There is an old adage that says “It’s a man’s world.” Maybe, maybe not. But there is one fact that can’t be denied; many of our creature comforts and life-saving devices, that we take for granted today, were invented by women.
We’ll probably never know how many women inventors there were. That’s because in the early years of the United States, a woman could not get a patent in her own name. A patent is considered a kind of property, and until the late 1800s laws forbade women in most states from owning property or entering into legal agreements in their own names. Instead, a woman’s property would be in the name of her father or husband.
For example, many people believe that Sybilla Masters was the first American woman inventor. In 1712 she developed a new corn mill, but was denied a patent because she was a woman. Three years later the patent was filed successfully in her husband’s name.
In honor of Women’s History Month, here are some inventions by women that may surprise you.
The Car Heater
We owe our thanks to Margaret A Wilcox who invented the car heater in 1893! (Margaret also invented a combined clothes and dishwasher)
This popular board game was designed by Elizabeth Magie in 1904, originally called the Landlord™Game. The purpose of this game was to expose the injustices of unchecked capitalism. Her game was ripped off by Charles Darrow who sold it to Parker Brother’s 30 years later. However Parker Brothers later paid Elizabeth $500 for her game.
The Fire Escape
The fire escape was invented by Anna Connelly in 1887. Often in fires of the day, the only direction people could travel was up (if staircases had burned or flames were licking at the lower floors). Connelly patented an iron railed bridge. Once people escaped to the rooftop, they could use the bridge to make their way to the next building and go to the ground within the neighboring building.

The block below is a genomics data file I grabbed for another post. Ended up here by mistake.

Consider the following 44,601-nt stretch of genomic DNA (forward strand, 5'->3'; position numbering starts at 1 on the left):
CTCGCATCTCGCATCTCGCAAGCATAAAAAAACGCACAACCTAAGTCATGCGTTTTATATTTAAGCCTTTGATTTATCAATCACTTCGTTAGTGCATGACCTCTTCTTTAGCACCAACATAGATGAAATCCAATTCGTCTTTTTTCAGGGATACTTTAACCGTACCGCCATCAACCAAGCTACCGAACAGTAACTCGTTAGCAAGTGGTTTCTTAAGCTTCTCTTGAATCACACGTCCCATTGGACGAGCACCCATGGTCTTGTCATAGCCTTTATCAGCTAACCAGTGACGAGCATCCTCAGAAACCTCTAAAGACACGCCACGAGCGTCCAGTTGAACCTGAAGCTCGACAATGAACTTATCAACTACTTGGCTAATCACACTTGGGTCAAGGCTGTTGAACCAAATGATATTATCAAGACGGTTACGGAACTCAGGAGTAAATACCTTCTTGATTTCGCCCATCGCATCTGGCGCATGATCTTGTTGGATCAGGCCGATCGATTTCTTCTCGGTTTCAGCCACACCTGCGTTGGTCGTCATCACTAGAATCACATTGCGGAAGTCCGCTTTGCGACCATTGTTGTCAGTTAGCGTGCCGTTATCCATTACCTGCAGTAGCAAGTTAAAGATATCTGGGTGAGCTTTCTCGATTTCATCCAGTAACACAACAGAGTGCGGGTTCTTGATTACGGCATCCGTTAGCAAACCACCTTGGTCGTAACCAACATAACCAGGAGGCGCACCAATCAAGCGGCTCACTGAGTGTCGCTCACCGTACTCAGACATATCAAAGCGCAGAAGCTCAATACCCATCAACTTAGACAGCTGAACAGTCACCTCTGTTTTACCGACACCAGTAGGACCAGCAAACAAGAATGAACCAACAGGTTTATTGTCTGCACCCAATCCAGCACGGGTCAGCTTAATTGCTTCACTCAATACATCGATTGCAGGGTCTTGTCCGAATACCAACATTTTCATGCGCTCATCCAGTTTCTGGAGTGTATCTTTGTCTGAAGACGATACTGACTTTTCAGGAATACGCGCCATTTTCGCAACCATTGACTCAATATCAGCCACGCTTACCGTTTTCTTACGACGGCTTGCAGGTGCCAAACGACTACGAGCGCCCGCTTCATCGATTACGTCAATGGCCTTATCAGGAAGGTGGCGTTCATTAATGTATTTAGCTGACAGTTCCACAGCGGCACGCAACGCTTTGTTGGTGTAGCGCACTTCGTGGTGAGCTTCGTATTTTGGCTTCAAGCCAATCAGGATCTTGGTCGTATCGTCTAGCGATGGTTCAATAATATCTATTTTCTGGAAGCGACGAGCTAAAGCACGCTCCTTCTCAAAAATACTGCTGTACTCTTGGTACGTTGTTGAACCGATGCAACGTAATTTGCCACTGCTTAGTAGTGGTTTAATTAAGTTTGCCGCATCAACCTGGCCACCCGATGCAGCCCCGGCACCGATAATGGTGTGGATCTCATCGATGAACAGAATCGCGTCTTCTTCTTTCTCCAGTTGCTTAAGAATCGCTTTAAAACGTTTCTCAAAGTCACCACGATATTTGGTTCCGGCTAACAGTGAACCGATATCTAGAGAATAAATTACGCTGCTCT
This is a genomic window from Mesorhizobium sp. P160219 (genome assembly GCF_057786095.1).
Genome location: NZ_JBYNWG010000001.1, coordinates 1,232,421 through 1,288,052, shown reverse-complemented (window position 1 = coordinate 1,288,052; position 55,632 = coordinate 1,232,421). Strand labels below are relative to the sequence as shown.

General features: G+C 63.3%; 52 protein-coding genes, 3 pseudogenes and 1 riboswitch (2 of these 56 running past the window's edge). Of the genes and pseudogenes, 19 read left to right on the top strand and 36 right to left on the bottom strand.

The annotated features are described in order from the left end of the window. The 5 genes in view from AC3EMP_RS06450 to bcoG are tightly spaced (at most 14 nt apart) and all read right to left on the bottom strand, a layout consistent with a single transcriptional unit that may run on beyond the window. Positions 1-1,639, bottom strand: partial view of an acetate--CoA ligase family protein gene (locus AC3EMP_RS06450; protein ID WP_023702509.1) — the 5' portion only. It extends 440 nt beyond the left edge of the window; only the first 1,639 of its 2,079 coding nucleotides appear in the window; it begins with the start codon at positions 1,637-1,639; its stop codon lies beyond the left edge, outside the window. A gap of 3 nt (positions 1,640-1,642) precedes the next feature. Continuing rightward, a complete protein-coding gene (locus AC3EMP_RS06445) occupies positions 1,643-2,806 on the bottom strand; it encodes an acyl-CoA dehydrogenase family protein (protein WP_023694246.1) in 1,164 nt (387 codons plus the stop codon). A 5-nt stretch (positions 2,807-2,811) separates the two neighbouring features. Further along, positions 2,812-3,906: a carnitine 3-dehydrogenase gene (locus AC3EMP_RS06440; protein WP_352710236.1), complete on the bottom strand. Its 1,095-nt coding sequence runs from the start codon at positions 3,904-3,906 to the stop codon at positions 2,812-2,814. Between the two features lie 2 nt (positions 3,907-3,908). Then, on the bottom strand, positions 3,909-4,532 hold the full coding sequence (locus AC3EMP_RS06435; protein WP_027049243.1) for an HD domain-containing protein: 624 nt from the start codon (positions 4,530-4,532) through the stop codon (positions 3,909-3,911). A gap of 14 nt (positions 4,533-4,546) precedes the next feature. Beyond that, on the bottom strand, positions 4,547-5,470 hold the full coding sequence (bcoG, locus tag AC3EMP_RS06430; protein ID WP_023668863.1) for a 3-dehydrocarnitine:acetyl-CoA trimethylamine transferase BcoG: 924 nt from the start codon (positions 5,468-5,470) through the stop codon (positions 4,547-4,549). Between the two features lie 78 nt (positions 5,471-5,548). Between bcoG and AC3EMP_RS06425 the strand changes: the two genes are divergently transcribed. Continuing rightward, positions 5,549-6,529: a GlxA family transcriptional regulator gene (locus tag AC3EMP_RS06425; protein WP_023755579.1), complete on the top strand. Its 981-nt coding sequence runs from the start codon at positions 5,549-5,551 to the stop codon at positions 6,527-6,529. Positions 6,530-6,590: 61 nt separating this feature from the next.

The Life Raft
The life-saving Life Raft was invented by Maria Beasely in 1882. (Maria also invented a machine that makes barrels)
Residential Solar Heating
Solar heating for residential housing was invented by Dr Maria Telkes in 1947. Dr. Telkes was a psychiatrist in addition to being a solar-power pioneer.
The Medical Syringe
The medical syringe, which could be operated with only one hand, was invented by Letitia Geer in 1899.
In the days before the delete key, secretary Bette Nesmith Graham secretly used white tempera paint to cover up her typing errors. She spent years perfecting the formula in her kitchen before patenting Liquid Paper in 1958. Gillette bought her company in 1979 for $47.5 million.
The Modern Electric Refrigerator
The electric refrigerator was invented by Florence Parpart in 1914 (Florence also invented an improved street cleaning machine in addition to the refrigerator)
The Barbie Doll
Perhaps one of the most famous toys in American history, the Barbie doll is a staple in the toy chests of little girls everywhere. Along with co-founding the renowned toy company, Mattel, woman inventor Ruth Handler also designed the doll that would become an American cultural icon.